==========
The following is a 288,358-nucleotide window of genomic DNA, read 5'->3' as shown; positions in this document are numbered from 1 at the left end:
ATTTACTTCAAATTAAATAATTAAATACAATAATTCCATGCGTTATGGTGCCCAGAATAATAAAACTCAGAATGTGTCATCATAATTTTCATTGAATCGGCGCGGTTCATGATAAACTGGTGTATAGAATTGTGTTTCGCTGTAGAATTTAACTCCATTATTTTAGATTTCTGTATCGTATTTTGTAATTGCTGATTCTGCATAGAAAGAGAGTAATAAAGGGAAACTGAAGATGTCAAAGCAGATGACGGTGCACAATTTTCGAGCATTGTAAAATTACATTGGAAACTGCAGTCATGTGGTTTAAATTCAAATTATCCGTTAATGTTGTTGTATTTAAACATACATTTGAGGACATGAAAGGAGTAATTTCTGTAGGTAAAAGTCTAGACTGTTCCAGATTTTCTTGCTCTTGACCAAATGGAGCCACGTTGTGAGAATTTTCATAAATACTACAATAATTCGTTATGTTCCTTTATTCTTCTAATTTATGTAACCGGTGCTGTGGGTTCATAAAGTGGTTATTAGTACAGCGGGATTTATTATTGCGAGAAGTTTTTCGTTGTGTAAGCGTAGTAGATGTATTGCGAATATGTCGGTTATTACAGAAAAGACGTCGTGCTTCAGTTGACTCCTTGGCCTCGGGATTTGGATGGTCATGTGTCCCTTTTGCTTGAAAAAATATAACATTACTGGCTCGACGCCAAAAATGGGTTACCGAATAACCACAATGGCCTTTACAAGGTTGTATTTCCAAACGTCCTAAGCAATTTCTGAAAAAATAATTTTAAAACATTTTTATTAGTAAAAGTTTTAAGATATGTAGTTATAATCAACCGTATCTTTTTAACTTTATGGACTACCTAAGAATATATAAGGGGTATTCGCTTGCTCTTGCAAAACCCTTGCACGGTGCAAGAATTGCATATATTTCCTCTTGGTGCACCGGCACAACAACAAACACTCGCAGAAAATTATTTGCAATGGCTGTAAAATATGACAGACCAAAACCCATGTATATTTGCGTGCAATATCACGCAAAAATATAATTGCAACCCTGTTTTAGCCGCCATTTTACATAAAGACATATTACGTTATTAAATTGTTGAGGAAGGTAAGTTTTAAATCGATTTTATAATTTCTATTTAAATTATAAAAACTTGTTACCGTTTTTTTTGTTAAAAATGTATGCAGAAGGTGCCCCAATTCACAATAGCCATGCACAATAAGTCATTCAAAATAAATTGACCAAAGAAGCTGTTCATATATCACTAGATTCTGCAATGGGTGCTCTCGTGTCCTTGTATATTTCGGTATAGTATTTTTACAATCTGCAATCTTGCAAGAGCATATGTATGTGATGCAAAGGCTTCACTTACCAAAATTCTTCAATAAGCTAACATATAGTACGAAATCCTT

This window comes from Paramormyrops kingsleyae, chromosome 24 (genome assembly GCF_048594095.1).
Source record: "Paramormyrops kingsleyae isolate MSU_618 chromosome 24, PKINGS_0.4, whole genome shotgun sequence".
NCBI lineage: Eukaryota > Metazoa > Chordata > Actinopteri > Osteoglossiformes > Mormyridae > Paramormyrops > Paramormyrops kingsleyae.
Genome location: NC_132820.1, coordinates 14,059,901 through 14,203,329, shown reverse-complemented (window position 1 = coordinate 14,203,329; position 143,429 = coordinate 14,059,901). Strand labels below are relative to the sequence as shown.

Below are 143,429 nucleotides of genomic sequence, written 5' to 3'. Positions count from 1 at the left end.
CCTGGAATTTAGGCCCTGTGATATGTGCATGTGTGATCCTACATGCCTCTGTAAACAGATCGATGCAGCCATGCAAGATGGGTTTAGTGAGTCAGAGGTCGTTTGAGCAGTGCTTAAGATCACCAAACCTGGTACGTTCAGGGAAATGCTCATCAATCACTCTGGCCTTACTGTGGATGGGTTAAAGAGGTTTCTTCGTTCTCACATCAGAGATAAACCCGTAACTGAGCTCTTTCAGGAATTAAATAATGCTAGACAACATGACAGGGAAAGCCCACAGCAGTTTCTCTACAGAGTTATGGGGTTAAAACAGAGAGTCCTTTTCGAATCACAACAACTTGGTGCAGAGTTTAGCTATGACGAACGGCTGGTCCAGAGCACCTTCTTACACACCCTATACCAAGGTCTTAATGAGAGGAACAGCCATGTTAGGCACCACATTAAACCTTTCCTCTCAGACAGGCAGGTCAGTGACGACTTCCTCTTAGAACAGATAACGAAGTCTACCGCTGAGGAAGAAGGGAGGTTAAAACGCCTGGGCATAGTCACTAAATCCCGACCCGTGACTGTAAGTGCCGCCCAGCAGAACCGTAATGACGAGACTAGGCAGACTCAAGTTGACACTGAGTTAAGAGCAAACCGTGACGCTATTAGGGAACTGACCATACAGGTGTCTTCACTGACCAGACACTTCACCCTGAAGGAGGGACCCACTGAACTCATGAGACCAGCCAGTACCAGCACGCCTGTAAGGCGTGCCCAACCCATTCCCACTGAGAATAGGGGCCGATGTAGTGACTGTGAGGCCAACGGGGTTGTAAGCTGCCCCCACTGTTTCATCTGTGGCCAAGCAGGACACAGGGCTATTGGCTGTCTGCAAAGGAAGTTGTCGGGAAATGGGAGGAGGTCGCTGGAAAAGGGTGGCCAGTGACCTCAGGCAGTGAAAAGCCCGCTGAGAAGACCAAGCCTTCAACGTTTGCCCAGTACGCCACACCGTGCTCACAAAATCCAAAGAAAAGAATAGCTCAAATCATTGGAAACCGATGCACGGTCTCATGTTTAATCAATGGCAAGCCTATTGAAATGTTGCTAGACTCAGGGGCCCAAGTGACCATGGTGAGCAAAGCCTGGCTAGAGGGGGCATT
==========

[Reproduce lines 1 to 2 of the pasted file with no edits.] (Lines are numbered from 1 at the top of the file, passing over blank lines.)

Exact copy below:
The following is a 288,358-nucleotide window of genomic DNA, read 5'->3' as shown; positions in this document are numbered from 1 at the left end:
ATTTACTTCAAATTAAATAATTAAATACAATAATTCCATGCGTTATGGTGCCCAGAATAATAAAACTCAGAATGTGTCATCATAATTTTCATTGAATCGGCGCGGTTCATGATAAACTGGTGTATAGAATTGTGTTTCGCTGTAGAATTTAACTCCATTATTTTAGATTTCTGTATCGTATTTTGTAATTGCTGATTCTGCATAGAAAGAGAGTAATAAAGGGAAACTGAAGATGTCAAAGCAGATGACGGTGCACAATTTTCGAGCATTGTAAAATTACATTGGAAACTGCAGTCATGTGGTTTAAATTCAAATTATCCGTTAATGTTGTTGTATTTAAACATACATTTGAGGACATGAAAGGAGTAATTTCTGTAGGTAAAAGTCTAGACTGTTCCAGATTTTCTTGCTCTTGACCAAATGGAGCCACGTTGTGAGAATTTTCATAAATACTACAATAATTCGTTATGTTCCTTTATTCTTCTAATTTATGTAACCGGTGCTGTGGGTTCATAAAGTGGTTATTAGTACAGCGGGATTTATTATTGCGAGAAGTTTTTCGTTGTGTAAGCGTAGTAGATGTATTGCGAATATGTCGGTTATTACAGAAAAGACGTCGTGCTTCAGTTGACTCCTTGGCCTCGGGATTTGGATGGTCATGTGTCCCTTTTGCTTGAAAAAATATAACATTACTGGCTCGACGCCAAAAATGGGTTACCGAATAACCACAATGGCCTTTACAAGGTTGTATTTCCAAACGTCCTAAGCAATTTCTGAAAAAATAATTTTAAAACATTTTTATTAGTAAAAGTTTTAAGATATGTAGTTATAATCAACCGTATCTTTTTAACTTTATGGACTACCTAAGAATATATAAGGGGTATTCGCTTGCTCTTGCAAAACCCTTGCACGGTGCAAGAATTGCATATATTTCCTCTTGGTGCACCGGCACAACAACAAACACTCGCAGAAAATTATTTGCAATGGCTGTAAAATATGACAGACCAAAACCCATGTATATTTGCGTGCAATATCACGCAAAAATATAATTGCAACCCTGTTTTAGCCGCCATTTTACATAAAGACATATTACGTTATTAAATTGTTGAGGAAGGTAAGTTTTAAATCGATTTTATAATTTCTATTTAAATTATAAAAACTTGTTACCGTTTTTTTTGTTAAAAATGTATGCAGAAGGTGCCCCAATTCACAATAGCCATGCACAATAAGTCATTCAAAATAAATTGACCAAAGAAGCTGTTCATATATCACTAGATTCTGCAATGGGTGCTCTCGTGTCCTTGTATATTTCGGTATAGTATTTTTACAATCTGCAATCTTGCAAGAGCATATGTATGTGATGCAAAGGCTTCACTTACCAAAATTCTTCAATAAGCTAACATATAGTACGAAATCCTT